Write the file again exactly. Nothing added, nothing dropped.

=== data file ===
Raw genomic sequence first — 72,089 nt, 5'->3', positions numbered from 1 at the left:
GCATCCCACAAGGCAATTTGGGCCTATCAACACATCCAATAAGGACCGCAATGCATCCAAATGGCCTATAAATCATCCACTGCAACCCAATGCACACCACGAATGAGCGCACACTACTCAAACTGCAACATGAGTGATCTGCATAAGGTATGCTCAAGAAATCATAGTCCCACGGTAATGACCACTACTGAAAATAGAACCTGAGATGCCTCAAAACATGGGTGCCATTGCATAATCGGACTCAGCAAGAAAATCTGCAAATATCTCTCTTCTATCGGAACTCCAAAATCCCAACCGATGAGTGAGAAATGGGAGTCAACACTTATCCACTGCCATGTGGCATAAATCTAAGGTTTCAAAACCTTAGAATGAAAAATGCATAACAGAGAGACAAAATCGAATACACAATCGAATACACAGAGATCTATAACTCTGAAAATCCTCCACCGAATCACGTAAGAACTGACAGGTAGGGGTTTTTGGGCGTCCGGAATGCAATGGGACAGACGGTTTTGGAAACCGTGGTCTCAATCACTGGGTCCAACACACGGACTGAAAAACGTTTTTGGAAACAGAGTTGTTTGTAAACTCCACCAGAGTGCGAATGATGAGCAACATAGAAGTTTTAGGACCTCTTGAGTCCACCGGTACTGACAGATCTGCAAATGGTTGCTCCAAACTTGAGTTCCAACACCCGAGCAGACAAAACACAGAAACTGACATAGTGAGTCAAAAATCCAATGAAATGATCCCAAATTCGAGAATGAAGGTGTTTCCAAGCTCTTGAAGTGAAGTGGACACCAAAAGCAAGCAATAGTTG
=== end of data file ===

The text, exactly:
Raw genomic sequence first — 72,089 nt, 5'->3', positions numbered from 1 at the left:
GCATCCCACAAGGCAATTTGGGCCTATCAACACATCCAATAAGGACCGCAATGCATCCAAATGGCCTATAAATCATCCACTGCAACCCAATGCACACCACGAATGAGCGCACACTACTCAAACTGCAACATGAGTGATCTGCATAAGGTATGCTCAAGAAATCATAGTCCCACGGTAATGACCACTACTGAAAATAGAACCTGAGATGCCTCAAAACATGGGTGCCATTGCATAATCGGACTCAGCAAGAAAATCTGCAAATATCTCTCTTCTATCGGAACTCCAAAATCCCAACCGATGAGTGAGAAATGGGAGTCAACACTTATCCACTGCCATGTGGCATAAATCTAAGGTTTCAAAACCTTAGAATGAAAAATGCATAACAGAGAGACAAAATCGAATACACAATCGAATACACAGAGATCTATAACTCTGAAAATCCTCCACCGAATCACGTAAGAACTGACAGGTAGGGGTTTTTGGGCGTCCGGAATGCAATGGGACAGACGGTTTTGGAAACCGTGGTCTCAATCACTGGGTCCAACACACGGACTGAAAAACGTTTTTGGAAACAGAGTTGTTTGTAAACTCCACCAGAGTGCGAATGATGAGCAACATAGAAGTTTTAGGACCTCTTGAGTCCACCGGTACTGACAGATCTGCAAATGGTTGCTCCAAACTTGAGTTCCAACACCCGAGCAGACAAAACACAGAAACTGACATAGTGAGTCAAAAATCCAATGAAATGATCCCAAATTCGAGAATGAAGGTGTTTCCAAGCTCTTGAAGTGAAGTGGACACCAAAAGCAAGCAATAGTTG